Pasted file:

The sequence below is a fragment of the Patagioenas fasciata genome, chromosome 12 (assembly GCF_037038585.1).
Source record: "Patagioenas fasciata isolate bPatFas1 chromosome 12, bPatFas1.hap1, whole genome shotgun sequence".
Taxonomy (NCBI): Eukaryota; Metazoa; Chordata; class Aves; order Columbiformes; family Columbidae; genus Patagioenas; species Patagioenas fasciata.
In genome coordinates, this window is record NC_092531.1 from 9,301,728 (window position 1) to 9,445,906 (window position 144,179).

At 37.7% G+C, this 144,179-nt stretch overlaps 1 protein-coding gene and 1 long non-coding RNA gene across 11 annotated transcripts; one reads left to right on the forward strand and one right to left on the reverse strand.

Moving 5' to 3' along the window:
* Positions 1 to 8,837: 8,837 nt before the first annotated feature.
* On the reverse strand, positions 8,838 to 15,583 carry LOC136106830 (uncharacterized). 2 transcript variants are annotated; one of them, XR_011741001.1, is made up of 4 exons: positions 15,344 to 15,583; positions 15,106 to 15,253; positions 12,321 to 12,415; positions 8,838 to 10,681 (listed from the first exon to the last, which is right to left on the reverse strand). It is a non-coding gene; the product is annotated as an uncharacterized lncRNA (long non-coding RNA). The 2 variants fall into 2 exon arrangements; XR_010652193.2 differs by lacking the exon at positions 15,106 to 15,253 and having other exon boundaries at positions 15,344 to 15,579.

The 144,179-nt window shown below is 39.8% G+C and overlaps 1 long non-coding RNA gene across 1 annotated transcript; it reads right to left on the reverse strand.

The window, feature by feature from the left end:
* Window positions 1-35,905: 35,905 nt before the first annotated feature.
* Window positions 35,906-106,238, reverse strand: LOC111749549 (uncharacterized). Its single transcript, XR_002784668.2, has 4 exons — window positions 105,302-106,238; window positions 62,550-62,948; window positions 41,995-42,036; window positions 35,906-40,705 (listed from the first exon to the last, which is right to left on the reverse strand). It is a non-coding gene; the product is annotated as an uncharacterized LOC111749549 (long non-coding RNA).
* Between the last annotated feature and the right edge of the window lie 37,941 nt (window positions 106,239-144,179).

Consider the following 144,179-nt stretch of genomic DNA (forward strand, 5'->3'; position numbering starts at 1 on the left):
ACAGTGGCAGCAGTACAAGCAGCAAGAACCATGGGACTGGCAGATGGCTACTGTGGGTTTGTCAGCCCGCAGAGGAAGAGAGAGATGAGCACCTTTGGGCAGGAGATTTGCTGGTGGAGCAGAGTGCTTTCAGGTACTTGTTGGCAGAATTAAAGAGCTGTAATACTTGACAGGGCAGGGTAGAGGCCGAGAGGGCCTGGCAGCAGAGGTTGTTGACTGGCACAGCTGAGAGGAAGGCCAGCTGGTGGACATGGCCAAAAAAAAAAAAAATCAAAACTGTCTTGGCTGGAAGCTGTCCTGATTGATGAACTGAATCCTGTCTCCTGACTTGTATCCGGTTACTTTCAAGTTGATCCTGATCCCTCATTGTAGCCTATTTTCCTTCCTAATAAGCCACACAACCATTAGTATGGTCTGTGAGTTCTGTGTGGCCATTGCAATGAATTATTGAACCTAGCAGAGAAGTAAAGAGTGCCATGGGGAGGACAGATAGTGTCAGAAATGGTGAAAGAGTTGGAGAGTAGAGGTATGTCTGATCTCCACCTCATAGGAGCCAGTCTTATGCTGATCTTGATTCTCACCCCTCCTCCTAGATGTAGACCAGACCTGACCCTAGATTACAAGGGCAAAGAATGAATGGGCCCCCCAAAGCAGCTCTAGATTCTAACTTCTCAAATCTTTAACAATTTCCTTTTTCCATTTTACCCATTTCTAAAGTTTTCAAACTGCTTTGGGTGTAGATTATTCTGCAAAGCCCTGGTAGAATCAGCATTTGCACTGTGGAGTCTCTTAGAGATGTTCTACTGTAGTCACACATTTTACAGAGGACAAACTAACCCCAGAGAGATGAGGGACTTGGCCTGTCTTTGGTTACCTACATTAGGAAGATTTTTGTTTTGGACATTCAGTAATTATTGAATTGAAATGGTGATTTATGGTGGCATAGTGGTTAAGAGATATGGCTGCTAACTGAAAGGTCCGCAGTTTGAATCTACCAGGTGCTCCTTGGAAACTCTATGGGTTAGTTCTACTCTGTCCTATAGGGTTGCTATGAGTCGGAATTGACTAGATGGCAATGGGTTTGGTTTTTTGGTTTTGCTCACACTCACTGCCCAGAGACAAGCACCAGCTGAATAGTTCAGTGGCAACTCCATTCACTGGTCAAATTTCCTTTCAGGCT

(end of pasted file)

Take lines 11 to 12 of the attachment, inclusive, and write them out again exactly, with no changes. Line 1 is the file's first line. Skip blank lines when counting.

* Window positions 1-35,905: 35,905 nt before the first annotated feature.
* Window positions 35,906-106,238, reverse strand: LOC111749549 (uncharacterized). Its single transcript, XR_002784668.2, has 4 exons — window positions 105,302-106,238; window positions 62,550-62,948; window positions 41,995-42,036; window positions 35,906-40,705 (listed from the first exon to the last, which is right to left on the reverse strand). It is a non-coding gene; the product is annotated as an uncharacterized LOC111749549 (long non-coding RNA).